Tax credits currently represent the latest bandwagon for politicians to jump on by proclaiming their overwhelming commitment to the ‘working poor’ and parading their artificial compassion for all to see. I’m sure that most people simply don’t understand that individuals behave differently when their circumstances change, so predictions of outcome that assume everyone will continue to behave in exactly the same way will be quite wrong. 

It is one thing to reflect this honestly but, to get the “Question Time” rapturous round of applause it’s sufficient to just mention the “working poor” and how they must continue to be hugely subsidised by others who actually pay into the system. It’s a very low bandwagon and therefore easy to mount, so it has become the issue of choice for all those who like spending other people’s money and are happy to ignore our massive debt for a superficial accolade today.

The major problem with, “who loses forecasts”, is that they all fail to take into account behavioural changes simply because that isn’t a matter of arithmetic. It is a future happening and is difficult to do and, therefore, always open to challenge. However, changes in how people organise their lives and work patterns will have an effect on the projected outcomes.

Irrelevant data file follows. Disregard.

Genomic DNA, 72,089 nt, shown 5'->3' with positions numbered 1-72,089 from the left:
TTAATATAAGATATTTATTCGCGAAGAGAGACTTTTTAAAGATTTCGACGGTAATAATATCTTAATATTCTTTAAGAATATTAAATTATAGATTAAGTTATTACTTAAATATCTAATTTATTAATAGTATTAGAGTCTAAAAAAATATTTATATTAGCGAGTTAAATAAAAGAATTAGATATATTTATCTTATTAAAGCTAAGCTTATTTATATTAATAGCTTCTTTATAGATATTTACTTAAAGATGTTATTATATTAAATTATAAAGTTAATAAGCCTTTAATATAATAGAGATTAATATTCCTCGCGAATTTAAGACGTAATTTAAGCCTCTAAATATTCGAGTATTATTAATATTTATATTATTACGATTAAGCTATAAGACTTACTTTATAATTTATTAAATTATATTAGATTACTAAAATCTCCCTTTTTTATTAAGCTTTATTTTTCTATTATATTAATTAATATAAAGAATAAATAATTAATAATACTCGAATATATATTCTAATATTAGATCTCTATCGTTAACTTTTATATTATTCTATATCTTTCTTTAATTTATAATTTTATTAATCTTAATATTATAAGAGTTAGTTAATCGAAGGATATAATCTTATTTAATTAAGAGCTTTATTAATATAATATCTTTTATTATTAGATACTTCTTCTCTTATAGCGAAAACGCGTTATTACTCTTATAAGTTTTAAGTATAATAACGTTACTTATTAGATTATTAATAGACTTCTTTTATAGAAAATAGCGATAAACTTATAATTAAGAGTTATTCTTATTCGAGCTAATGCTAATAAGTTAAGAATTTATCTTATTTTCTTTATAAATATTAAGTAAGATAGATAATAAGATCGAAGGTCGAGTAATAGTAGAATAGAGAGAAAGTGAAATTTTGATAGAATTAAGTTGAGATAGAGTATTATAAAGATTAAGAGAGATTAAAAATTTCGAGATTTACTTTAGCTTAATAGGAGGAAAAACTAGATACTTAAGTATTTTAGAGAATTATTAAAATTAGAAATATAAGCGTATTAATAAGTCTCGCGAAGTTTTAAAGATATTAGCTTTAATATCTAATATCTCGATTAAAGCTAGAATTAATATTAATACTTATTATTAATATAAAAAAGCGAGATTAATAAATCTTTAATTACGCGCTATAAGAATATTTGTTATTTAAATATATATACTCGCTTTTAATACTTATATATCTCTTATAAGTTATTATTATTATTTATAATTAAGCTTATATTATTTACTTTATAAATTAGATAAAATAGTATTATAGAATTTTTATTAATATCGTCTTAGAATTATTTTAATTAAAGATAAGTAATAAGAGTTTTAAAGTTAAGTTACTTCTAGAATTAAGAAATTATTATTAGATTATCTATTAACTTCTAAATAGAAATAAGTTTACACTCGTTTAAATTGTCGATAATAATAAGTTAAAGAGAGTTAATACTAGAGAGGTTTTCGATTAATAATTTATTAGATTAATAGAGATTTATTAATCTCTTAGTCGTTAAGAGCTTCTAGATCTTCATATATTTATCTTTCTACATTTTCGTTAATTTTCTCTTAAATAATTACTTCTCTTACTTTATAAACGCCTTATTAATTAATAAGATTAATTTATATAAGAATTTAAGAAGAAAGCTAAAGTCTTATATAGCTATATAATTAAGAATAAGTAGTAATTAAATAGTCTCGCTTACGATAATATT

People in general, always act in their own best interests and those of their loved ones. Whatever the prevailing environment they’ll adjust their behaviour to make the most of it. The introduction of “tax credits” meant that you could be working and still get state benefits, thereby encouraging people to modify their circumstances to get the most they can from the system. There is nothing wrong or immoral in acting this way as it’s simply human nature but, is probably why the cost of tax credits has ballooned and would have continued to do so without reform.

Imagine someone working full time and earning above the threshold for tax credits. They might quite like to work fewer hours and on discovering that the tax credit system would make up the pay gap were they to do this they might be motivated to take advantage. Such a move would enhance their lifestyle which is good for them but is a burden on other tax payers but, if the system allows it then why not do that? When the tax credit changes are implemented they will have a decision to make. They may become worse off if they keep their hours the same, or they may decide to increase them to the level they had before. With this behaviour change their income would remain the same. It is a valid concern to have with a system that allows one group of taxpayers to fund the lifestyle preferences of other working people.

Some may have decided that the benefit allows them more freedom, but that doesn’t necessarily mean they would be worse off when the benefit stops. People will have a variety of options that will pertain to their individual circumstances.

Critically, all projections, pounced on by the spenders, do not allow for such behavioural changes simply because they cannot be arithmetically calculated and in any case it isn’t helpful to their opposition to be totally honest.

I’m sure this pattern of behavioural change is well understood but not part of the general argument for two reasons: